Maksim Kabakou - Fotolia
Cyber insurance, and the companies that provide it, demands that risks must be managed. The decision to take it out requires companies to develop a clear understanding of what their vulnerabilities are, the risks they face and the provisions they have in place to manage them all.
Companies must take a clear view of this or risk paying premiums for coverage they find they are not entitled to have.
Cyber insurance is therefore not a silver bullet, but another risk treatment option that CISOs and organisations can use. Cyber insurance may not cover all eventualities, nor may it be suitable for every organisation. So, when considering cyber insurance, there are some key factors.
First, is cyber insurance something the organisation needs or wants? What are the business benefits to the organisation, and do they outweigh the costs? This may not be a judgement that the information security function or CISO can make alone. Indeed, it may be a business-led decision.
Second, why is cyber insurance being used or considered a risk treatment option? Most policies cover major incidents or events, not daily interruptions or business-as-usual issues. If the policy will only pay out after an incident has majorly interrupted the operations of a business, or an incident that has caused the business to cease trading, then it may not be the best option to treat the identified risks.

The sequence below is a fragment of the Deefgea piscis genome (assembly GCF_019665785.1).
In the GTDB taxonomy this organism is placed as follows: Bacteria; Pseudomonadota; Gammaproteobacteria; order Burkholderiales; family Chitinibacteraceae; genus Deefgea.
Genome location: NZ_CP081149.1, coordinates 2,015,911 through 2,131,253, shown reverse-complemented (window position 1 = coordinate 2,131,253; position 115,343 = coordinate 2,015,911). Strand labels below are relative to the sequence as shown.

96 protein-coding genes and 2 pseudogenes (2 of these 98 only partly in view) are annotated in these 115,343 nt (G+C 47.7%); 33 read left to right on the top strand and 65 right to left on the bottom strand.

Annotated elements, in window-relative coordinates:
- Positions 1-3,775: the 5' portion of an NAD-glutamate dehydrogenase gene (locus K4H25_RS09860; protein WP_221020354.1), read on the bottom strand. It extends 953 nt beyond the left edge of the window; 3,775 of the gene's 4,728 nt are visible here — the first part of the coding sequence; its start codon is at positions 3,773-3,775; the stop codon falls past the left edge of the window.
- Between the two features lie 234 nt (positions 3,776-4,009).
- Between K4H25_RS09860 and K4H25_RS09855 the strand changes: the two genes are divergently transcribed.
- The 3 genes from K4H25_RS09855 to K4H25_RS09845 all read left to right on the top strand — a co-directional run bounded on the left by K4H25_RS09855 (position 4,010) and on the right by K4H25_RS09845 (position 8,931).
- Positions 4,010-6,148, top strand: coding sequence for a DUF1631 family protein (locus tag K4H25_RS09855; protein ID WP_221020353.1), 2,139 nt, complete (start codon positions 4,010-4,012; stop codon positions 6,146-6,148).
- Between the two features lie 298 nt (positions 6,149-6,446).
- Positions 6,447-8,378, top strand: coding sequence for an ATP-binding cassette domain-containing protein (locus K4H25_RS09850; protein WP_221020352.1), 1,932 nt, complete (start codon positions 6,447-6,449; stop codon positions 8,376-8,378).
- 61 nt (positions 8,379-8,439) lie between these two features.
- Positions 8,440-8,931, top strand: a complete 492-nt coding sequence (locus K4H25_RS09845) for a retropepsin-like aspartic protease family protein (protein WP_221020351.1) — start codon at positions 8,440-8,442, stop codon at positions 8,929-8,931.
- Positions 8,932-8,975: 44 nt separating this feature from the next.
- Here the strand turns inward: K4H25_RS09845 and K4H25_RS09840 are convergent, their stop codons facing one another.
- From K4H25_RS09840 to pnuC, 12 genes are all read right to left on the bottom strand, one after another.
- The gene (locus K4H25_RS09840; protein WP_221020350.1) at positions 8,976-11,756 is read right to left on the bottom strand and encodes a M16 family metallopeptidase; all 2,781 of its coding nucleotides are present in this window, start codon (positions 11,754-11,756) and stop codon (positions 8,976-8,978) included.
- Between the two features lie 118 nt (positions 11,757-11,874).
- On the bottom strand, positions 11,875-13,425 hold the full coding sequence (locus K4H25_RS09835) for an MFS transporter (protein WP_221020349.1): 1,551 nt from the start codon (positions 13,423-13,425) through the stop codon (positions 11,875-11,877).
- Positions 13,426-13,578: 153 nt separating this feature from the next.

Third, can the organisation actually satisfy the requirements of the cyber insurance policy? Can the organisation list its major assets – both physical and digital – their location, the protection in place, threat landscape, risk management approach and results, incident management plans, and any incidents it has dealt with previously? Can the organisation declare to the insurer that its network, applications and IT are free from any malware, attack vectors, known vulnerabilities, or other problems at the start and throughout the duration of the policy?
Remember that if an incident happens, and unresolved issues are found dating from before the policy start date, then the insurer may declare the policy null and void when it is needed the most.
Fourth, what does the policy provide? Apart from the financial payout from a claim, does the insurer offer services, tools and support that the organisation does not have in-house or cannot obtain at the same cost? Are these already provided by other insurance policies currently in place?
Fifth, how will the cyber insurance interact with the organisation’s supply chains? Will the policy cover any losses that may happen because a supplier had an incident?
The sixth and final consideration is the reputation, knowledge and financial health of the insurer. Is the insurer known for reacting and paying out promptly, or does it dispute every claim?
As with any insurance, businesses must put a lot of thought into the policy they wish to take out, without making any oversights. By following the above steps, businesses can remain vigilant in a relatively new and uncertain industry.